Mystery and Humor

If you stop by here often, you know that mysteries and humor are two of my favorite reads, all the better if combined. Here are three more I’ve enjoyed.

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A Novel Way to Die is the second in Tamra Baumann’s bookshop mystery series, following Plotting For Murder and continuing the misadventures of Sawyer Davis, an accomplished chef who has found herself back in the small northern California town where she grew up, running the mystery bookshop she inherited from her mother, trying to understand the fifteen-year-old girl her mother had adopted, fighting her uncle over the very strange terms of the family trust, and making sense of her feelings for the local sheriff, the man who jilted her years ago.

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As if that weren’t enough, Sawyer keeps stumbling into homicides. This time the husband of an author signing her books at Sawyer’s shop turns up dead in the freezer of Sawyer’s best friend Renee’s ice cream shop. The victim and Renee once had a bad break up, too, and all the evidence points to her as the killer. But Sawyer knows that’s impossible. Now all she has to do is prove it.

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That requires the computer expertise of Brittany, Sawyer’s adopted sister and ward, inside information from Madge, the gossip loving manager of the sheriff’s office, and support from the members of the shop’s book club. Even Max, Sawyer’s third-rate magician dad, pops in with a few good ideas.

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A Novel Way to Die is a thoroughly entertaining tale, solving the mystery but leaving that strange family trust begging for another installment.

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Stayin’ Alive is the latest installment in Julie Mulhern’s Country Club Murders, set in Kansas City in the mid 1970s. The setting here is part of the fun, taking the reader back to the days when people did not carry cell phones or while away their time on computers. Ellison Russell is an artist, the mother of a teenage daughter, and a widow, and her talent for stumbling over bodies matches that of Jessica Fletcher. This horrifies her mother, who regards Ellison’s involvement in murder investigations—and her friendship with homicide detective Anarchy Jones—as a threat to her social standing.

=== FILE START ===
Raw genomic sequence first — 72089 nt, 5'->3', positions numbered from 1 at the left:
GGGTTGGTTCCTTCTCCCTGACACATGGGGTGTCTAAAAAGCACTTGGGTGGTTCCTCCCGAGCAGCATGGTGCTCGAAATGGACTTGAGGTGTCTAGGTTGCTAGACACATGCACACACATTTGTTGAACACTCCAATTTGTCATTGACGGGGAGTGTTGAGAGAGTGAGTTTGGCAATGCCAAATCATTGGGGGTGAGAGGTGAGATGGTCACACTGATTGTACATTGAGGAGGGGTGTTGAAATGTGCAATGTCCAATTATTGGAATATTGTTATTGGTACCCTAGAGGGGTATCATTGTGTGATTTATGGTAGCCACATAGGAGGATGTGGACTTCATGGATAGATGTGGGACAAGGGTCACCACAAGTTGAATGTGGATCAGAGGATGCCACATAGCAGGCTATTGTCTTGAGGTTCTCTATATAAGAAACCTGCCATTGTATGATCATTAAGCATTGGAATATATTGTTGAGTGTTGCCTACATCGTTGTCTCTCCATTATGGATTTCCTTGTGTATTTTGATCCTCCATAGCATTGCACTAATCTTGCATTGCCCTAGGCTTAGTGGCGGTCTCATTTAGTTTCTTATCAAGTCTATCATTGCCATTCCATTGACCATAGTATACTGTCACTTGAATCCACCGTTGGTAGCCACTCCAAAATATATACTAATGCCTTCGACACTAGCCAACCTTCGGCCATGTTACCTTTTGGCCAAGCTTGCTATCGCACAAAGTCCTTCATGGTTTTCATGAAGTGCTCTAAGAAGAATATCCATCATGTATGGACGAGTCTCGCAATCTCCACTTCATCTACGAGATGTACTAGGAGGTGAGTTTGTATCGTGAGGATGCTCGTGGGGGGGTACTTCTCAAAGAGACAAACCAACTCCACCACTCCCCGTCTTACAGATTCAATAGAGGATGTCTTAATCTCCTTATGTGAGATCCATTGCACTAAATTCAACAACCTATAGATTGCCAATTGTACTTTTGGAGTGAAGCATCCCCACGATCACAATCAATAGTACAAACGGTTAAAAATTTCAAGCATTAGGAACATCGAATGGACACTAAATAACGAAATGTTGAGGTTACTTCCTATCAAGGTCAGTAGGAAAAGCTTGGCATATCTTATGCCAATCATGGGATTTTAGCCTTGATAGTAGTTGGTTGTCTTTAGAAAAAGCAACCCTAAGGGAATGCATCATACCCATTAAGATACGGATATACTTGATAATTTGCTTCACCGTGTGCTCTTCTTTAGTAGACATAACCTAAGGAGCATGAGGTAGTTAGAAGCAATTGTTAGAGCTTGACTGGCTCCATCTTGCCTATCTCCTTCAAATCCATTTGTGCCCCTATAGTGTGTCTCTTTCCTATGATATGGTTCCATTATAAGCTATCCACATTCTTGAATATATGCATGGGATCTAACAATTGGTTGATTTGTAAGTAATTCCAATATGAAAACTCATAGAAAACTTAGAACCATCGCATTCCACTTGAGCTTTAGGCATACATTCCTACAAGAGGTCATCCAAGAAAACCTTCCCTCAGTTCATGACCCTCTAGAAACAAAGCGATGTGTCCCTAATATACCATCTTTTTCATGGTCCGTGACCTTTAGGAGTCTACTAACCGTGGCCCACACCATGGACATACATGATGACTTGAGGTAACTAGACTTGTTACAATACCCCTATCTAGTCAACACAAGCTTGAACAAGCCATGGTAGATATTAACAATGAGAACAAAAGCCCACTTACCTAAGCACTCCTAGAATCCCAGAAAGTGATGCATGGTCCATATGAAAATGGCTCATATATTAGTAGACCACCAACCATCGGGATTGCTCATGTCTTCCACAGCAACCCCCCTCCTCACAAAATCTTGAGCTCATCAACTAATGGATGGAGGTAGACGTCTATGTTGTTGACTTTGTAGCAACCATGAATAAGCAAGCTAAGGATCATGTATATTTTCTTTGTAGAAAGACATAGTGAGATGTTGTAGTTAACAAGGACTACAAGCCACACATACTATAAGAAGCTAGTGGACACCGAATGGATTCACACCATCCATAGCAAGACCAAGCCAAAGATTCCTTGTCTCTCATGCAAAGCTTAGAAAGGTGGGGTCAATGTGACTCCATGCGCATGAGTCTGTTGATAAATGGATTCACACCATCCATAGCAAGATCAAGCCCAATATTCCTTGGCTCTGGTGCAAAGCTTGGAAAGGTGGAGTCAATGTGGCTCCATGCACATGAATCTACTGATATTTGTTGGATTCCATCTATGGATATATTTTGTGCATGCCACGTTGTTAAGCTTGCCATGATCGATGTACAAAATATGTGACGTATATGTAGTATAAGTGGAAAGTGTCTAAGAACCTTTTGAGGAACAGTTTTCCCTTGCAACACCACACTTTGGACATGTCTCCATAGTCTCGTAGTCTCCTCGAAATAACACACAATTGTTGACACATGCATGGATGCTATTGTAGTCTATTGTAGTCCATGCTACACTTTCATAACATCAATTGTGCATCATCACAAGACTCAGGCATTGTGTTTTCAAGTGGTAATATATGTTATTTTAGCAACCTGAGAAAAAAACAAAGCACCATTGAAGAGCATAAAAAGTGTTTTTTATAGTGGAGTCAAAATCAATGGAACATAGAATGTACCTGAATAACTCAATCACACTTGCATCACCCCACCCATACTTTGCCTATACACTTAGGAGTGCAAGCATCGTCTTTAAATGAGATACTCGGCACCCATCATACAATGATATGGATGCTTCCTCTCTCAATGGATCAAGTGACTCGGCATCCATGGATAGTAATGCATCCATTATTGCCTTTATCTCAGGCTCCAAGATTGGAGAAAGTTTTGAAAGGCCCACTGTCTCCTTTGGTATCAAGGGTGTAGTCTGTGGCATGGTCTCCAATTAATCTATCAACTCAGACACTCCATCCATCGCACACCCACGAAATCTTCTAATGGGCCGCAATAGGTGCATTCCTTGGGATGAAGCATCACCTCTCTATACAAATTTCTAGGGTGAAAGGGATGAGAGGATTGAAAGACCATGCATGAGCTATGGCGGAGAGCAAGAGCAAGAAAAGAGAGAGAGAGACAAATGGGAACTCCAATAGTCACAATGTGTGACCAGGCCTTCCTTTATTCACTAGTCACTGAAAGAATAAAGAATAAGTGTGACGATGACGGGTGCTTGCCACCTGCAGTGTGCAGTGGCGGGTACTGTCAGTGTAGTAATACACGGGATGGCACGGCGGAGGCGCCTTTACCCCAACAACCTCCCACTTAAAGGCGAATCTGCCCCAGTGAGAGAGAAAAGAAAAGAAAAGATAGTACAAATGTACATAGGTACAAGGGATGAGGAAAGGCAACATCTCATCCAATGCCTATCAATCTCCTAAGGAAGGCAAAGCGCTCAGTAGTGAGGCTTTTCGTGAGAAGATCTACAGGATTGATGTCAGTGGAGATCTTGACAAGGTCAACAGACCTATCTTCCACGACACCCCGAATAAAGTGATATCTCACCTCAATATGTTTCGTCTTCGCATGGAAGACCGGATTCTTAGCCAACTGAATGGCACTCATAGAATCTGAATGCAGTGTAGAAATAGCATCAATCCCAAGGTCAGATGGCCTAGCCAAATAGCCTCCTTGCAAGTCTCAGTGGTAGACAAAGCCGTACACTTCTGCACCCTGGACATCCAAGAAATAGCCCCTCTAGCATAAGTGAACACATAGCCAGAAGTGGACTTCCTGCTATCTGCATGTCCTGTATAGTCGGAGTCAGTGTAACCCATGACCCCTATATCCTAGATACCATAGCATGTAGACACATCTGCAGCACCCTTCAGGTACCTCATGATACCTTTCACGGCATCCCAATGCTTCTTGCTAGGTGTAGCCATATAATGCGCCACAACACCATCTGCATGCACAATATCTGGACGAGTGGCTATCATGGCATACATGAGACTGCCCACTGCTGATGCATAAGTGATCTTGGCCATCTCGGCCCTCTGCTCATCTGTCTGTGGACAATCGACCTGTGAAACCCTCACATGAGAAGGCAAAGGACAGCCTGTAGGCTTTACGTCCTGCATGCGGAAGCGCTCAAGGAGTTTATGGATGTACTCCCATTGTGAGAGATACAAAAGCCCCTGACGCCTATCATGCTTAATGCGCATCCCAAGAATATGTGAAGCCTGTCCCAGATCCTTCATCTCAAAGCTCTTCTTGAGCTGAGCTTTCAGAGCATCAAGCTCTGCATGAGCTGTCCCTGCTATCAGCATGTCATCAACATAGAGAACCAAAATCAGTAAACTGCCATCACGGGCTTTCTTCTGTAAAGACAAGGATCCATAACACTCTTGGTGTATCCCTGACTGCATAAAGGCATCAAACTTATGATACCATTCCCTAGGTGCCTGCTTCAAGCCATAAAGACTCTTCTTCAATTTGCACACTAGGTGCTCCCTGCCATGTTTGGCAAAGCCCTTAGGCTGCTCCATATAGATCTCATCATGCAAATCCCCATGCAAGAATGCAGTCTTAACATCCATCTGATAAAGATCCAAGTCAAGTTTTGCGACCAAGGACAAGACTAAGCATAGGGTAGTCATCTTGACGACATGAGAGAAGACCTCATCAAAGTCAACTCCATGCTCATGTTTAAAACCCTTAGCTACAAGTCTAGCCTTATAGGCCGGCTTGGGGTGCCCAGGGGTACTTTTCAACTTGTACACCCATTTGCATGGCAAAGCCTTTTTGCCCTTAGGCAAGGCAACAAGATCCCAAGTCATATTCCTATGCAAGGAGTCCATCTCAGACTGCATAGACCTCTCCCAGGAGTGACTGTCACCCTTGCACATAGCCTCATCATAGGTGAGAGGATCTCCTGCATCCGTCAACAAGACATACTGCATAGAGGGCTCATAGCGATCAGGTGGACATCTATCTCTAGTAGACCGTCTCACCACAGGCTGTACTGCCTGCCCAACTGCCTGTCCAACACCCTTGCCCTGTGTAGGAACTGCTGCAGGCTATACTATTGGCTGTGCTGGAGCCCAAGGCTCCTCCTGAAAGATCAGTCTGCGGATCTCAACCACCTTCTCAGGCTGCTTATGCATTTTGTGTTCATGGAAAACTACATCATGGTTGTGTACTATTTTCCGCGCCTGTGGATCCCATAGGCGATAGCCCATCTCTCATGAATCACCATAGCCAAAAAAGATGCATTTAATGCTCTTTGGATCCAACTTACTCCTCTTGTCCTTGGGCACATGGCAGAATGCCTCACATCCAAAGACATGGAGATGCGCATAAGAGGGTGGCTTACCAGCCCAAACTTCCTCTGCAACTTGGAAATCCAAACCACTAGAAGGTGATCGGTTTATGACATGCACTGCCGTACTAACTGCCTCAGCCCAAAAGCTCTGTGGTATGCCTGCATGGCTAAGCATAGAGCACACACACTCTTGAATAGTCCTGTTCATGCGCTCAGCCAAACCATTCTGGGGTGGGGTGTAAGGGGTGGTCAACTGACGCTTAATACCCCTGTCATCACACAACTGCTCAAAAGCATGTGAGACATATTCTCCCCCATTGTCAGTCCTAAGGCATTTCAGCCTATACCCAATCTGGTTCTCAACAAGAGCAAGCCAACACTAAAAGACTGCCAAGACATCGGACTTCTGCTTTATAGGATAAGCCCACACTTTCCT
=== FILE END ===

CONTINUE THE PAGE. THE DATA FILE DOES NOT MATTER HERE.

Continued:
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In Stayin’ Alive, Ellison chairs a fund raising gala for a local museum’s touring display of Chinese funerary art—and finds a body during the festivities, albeit in a closed section of the museum. And that’s not the last body. Meanwhile Ellison’s relatives and friends contribute both information and aggravation, and Max, Ellison’s incorrigible dog, falls in love. It seems like nothing surprises Ellison any more—until she finds out that even Anarchy Jones has been keeping a secret from her.

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This is number 10 in the series. I recommend reading the Country Club Murders from the beginning, because it’s so much fun getting to know the characters and following the threads running through Ellison’s adventures. Number 11 is due out in late June.

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Twisted Twenty-Six is, not surprisingly, Janet Evanovich’s 26th Stephanie Plum novel. I’ve been reading them since the first one came out in 1994. I recently replace my shabby paperback copy of that first one (One for the Money) with a newer trade paperback edition, and I have all the rest in hardback on my keeper shelf. Clearly, I’m a fan.

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When I opened Twisted Twenty-Six, the first line rang a bell: “Some men enter a woman’s life and screw it up forever.” One for the Money opened with almost exactly these words, referring to Stephanie’s relationship with Joe Morelli (I, by the way, am Team Morelli: Ranger has his charms, but Morelli is the keeper). In Twisted Twenty-Six the line refers to Jimmy Rosolli, and his forty-five minute marriage to Stephanie’s Grandma Mazur.

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The aftermath of that brief union leaves Grandma Mazur at the center of a complicated web of intrigue involving missing keys, the Jersey mob (or at least a small, elderly, but definitely dangerous branch called the Laz-Y-Boys), Rosolli’s ex-wives, and random enemies. While Stephanie and Lula, Morelli, and Ranger try to figure out who is gunning for Grandma, life goes on at the bail bond agency, and Stephanie and Lula search for the usual motley assortment of oddballs who Fail To Appear for their hearings.